Did you ever wonder if consumers benefit from airline mergers? According to Bill McGee, travel and aviation consultant for Consumers Union, the policy arm of Consumer Reports, “there are good and bad effects of airline consolidation.” McGee presented his thoughts at a DOT Advisory Committee for Consumer Protections meeting, which focused on the use of cell phones for voice calls in the air, the impact of government-imposed taxes and fees, and the effects of consolidation on consumer travelers.
The event was attended by Charles Leocha, Chairman and co-founder of Travelers United, an organization working to improve travel for consumers. Leocha posted his notes from McGee’s remarks on his website. Here were some of his “takeaways”:
1. Fares are increasing.
The Good: Fares have increased, as fuel costs have been plummeting. Consolidation is just about as good as printing money for the airlines, as they can keep raising prices even when reporting record profits.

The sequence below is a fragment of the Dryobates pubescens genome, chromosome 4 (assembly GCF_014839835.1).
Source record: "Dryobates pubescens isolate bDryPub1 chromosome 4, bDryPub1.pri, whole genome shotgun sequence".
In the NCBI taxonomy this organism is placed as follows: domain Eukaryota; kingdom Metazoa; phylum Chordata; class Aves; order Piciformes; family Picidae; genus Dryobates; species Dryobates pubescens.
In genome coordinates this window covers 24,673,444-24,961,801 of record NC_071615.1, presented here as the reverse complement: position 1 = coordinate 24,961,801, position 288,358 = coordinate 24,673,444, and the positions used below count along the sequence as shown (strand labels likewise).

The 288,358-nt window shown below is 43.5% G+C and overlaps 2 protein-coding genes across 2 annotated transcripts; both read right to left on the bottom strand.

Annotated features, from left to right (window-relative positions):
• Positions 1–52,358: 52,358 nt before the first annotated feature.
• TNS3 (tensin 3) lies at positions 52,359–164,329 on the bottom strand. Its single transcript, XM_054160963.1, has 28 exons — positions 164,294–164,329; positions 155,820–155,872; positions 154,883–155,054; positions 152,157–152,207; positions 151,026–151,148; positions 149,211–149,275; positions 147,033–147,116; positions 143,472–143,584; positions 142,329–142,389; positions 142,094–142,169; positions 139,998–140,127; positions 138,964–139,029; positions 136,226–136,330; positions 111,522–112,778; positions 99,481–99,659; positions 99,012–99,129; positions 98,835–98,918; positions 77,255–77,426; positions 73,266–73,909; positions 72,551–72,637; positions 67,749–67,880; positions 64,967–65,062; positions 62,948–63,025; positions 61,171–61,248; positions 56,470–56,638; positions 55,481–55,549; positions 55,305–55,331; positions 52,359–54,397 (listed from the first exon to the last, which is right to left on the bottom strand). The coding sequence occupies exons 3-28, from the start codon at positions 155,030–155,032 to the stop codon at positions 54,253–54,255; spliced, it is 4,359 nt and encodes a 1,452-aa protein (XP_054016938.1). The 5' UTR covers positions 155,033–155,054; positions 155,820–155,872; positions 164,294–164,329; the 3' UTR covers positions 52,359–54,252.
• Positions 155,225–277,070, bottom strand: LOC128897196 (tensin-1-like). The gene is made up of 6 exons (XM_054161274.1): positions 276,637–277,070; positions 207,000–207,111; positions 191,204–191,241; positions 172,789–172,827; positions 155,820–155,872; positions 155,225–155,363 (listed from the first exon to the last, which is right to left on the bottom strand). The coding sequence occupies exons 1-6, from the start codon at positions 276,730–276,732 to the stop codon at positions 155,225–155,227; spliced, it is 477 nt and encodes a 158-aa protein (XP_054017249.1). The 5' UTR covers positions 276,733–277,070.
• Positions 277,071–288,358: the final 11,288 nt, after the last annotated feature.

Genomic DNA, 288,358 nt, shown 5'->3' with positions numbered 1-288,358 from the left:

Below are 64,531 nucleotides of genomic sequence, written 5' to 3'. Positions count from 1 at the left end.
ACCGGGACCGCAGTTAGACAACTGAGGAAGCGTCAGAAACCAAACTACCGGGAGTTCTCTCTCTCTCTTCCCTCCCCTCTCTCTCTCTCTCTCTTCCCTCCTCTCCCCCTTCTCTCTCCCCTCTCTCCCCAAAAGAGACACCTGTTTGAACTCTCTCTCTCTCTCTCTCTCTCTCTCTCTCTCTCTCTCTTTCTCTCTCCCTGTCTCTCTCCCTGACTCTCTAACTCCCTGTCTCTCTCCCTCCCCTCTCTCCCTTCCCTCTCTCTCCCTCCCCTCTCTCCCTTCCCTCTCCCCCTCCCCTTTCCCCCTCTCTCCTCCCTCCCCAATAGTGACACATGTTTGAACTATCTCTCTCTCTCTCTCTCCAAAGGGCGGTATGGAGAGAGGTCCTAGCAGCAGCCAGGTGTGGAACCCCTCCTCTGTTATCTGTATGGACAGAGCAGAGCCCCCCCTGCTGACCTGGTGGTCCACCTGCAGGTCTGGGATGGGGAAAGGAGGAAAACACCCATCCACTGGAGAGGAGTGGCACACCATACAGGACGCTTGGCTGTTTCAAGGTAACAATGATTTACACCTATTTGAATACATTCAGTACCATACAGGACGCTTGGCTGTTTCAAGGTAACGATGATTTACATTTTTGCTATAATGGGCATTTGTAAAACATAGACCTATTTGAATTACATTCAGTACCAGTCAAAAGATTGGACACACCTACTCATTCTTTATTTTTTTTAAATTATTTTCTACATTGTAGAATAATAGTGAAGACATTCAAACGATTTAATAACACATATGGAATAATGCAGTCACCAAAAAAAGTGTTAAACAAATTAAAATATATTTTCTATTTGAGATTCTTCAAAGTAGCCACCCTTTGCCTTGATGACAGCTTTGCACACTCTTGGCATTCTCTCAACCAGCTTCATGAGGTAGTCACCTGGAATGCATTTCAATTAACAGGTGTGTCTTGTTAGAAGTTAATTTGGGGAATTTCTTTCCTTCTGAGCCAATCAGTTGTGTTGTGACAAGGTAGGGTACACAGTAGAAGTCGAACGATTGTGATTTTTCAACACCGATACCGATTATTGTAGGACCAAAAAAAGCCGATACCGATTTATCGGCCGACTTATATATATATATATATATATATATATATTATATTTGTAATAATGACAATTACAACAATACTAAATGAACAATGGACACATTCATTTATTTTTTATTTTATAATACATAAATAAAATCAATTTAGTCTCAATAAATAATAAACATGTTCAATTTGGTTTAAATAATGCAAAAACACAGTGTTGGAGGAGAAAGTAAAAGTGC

The Bad: Consumers have to pay these higher fares.
2. Fuller cabins.
The Good: Airlines are squeezing more profits out of their aircraft by filling their aircraft more. A decade ago the average load factor on domestic flights was around 65-70 percent. Today, the load factor is in the mid-80 percent.
The Bad: Finding an empty middle seat is now almost impossible. More passengers are using the same lavatories and more passengers are crowding airports.
3. More seats are being squeezed into airplanes.
The Good: Not only are planes flying with higher loads, but they now have more seats too.
The Bad: Consumers are faced with less legroom and less comfort.